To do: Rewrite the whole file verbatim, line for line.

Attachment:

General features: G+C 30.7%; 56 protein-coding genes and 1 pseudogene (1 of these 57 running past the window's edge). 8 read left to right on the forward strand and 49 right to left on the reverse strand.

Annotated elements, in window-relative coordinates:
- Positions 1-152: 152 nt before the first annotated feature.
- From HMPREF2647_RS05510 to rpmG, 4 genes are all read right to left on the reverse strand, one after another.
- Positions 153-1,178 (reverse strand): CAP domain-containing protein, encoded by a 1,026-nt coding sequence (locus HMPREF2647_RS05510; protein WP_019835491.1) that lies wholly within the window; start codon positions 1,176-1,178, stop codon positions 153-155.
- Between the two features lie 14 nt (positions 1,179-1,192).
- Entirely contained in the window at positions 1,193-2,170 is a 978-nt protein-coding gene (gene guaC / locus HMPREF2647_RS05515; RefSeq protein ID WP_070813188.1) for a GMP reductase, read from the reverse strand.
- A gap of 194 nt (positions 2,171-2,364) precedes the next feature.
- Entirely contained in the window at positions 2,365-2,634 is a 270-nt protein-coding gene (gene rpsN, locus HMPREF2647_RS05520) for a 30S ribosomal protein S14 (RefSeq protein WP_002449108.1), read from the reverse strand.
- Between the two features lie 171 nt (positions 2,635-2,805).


General features: G+C 30.7%; 56 protein-coding genes and 1 pseudogene (1 of these 57 running past the window's edge). 8 read left to right on the forward strand and 49 right to left on the reverse strand.

Annotated elements, in window-relative coordinates:
- Positions 1-152: 152 nt before the first annotated feature.
- From HMPREF2647_RS05510 to rpmG, 4 genes are all read right to left on the reverse strand, one after another.
- Positions 153-1,178 (reverse strand): CAP domain-containing protein, encoded by a 1,026-nt coding sequence (locus HMPREF2647_RS05510; protein WP_019835491.1) that lies wholly within the window; start codon positions 1,176-1,178, stop codon positions 153-155.
- Between the two features lie 14 nt (positions 1,179-1,192).
- Entirely contained in the window at positions 1,193-2,170 is a 978-nt protein-coding gene (gene guaC / locus HMPREF2647_RS05515; RefSeq protein ID WP_070813188.1) for a GMP reductase, read from the reverse strand.
- A gap of 194 nt (positions 2,171-2,364) precedes the next feature.
- Entirely contained in the window at positions 2,365-2,634 is a 270-nt protein-coding gene (gene rpsN, locus HMPREF2647_RS05520) for a 30S ribosomal protein S14 (RefSeq protein WP_002449108.1), read from the reverse strand.
- Between the two features lie 171 nt (positions 2,635-2,805).